Whether the latent German victories In
tho east have stopped the Russian ad
vance cannot yet be foretold, hut Ger
man military officio In say they undoubt
edly have resulted In giving tho Ger
mant an excellent strategic poxltlon, at
the same tlmo increasing the difficulties
of the enemy's situation. The Russians
near Soldau, according to reports from
tho German army headquarters, were
driven past I.lpno to Block, and the Rus
sian army defeated by General von Hln
denburg at Wloclawnk was forced south
ward over Kutno Instead of back upon
the lino of its advance. The. Vistula river
is now between the two Russian forces.
and it la pointed oirt In military circles
that the river Is likely to prove a great
nariier In case of farther Russian de
feuts. ..... . ,,
'People. Most Walt.
- German authorities say, the -victory must
not be over-estimated and that the people
snouia wait until It is known whether the
Russians have been made to retreat or
even brought to a standstill.
The Russian losses. Including' prisoners,
are reported to have exceeded a whole
urmy corps, but the German officials say
that It must not bo forgotten that the
Russians are operutlng In great force.
A rport received In Berlin from Vienna
that actions took.piace at different points
along the front In Galicia appears to show
that the Teutonic allied armies there have
made the disposition of the forces and are
ready to reaasume the offensive.
General Potiorek, commanding the
Austrian forces In Bervla, declared In an
address to hla troops today that thou
sands of prisoners had been tuken In the
last nine days.
Serb Positions Taken.
An official announcement made In
Vienna reports thut the Servian positions
at Vallevo and Obrenovaa have been
taken by the Austrlans, thereby removing
another obstacle to the Austrian march
From Constantinople come reports of a
Turkish attack on a British force at Fao,
a port of Asiatic Turkey, In the Persian
gulf. In which 1,000 English are said to
have fallen, :
The situation In the western arena of
the war seenw almost to have been for
gotten In Berlin In view of the German
victories In the east and because of the
luck of fighting In Flanders owing to the
bad weather prevailing there.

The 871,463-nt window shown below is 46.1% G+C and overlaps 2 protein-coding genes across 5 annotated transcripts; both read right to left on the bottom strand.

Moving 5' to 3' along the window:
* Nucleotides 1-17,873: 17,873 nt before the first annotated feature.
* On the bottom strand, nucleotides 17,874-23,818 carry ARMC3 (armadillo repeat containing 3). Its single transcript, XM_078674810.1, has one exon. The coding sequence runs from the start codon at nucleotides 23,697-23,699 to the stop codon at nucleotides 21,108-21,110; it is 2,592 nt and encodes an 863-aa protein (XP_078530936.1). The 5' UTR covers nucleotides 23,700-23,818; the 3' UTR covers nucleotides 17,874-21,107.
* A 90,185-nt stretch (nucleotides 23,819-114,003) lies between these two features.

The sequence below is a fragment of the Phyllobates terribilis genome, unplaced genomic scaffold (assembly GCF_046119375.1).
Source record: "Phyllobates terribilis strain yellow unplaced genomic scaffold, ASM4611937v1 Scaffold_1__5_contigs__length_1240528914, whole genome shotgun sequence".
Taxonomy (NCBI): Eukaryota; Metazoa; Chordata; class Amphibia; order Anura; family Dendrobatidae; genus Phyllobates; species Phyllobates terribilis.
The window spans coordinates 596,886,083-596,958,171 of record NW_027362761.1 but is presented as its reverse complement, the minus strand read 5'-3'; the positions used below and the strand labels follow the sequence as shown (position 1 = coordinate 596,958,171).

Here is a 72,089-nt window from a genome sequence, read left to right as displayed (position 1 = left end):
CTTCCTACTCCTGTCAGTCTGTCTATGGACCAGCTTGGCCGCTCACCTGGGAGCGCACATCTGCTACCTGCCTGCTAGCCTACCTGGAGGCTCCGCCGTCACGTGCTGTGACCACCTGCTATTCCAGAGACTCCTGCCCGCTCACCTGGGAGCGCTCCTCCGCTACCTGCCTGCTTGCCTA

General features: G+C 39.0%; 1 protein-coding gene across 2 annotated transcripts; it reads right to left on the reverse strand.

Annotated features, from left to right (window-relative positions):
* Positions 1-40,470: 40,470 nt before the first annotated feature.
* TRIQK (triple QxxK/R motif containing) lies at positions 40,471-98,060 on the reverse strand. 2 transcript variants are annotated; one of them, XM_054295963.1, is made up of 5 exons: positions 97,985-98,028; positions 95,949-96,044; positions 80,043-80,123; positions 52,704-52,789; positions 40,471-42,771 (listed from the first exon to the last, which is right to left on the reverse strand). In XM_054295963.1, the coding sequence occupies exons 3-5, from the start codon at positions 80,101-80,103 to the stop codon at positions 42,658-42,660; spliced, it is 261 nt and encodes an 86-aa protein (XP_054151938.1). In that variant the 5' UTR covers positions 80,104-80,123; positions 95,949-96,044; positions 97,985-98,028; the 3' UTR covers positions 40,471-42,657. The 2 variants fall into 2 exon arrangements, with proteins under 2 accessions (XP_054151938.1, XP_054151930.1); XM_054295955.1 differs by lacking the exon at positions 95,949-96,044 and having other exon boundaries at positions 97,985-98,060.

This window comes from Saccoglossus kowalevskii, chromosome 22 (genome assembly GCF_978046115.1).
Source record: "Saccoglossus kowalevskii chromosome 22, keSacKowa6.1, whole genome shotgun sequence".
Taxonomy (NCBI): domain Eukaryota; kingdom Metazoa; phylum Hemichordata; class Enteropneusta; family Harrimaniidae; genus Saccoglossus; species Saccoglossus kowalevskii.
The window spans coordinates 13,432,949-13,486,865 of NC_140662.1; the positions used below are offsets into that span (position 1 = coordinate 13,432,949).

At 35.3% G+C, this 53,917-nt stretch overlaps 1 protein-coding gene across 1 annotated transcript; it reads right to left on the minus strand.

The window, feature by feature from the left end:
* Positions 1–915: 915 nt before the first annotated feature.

Storms and floods, the enor
mous loss of life itnd the strain
of InccRsnnt fighting apparently
have tnxed to tho limit of human
endurance the opposing forces
which are faring each other in
the death atrtiggle in Belgium
and northern France. Another
lull linn come in the great battle,
which presumably Is but the pre
lude to one more desperate effort.
Todny's reports from the front
Indicate that axxatiltn by Infantry
and cavalry have been abandoned,
except for minor engagements
and that only the artillery Is con
tlntilnR operations with vigor un
diminished. The Russian Invasion of Tur
kish territory from Caucasus has
been halted. The great campaign
of the Russians against the Aus-tro-Oerman
armies proceeds with
varying fortunes In different lo
calities, with chief Interest now
centering on the new German of
fensive movement against tho
The French official communi
cation of today, after emphasizing
tho violent character of the can
nonading now In progress, men
tions a few localities In Belgium
and along the Alsne where Ger
man Infantry attacks were made.
These attacks, It is said, were re
pulsed. The fighting along the eastern
boundary of Germany is of ft dif
ferent character. There is noth
ing there to correspond with the
endless lines of trenches which
stretch across France. Movements
of troops are more mobile and the
main battle line Is shifting con
stantly. In France an advance
of a few yards Is worthy of men-!
tion. In Galicia, Russian Poland
and Kast Prussia, they measuro
movements by scores of miles.
Russia' admits the truth of re
cent Turkish statements that ti e
Invaders from the north had been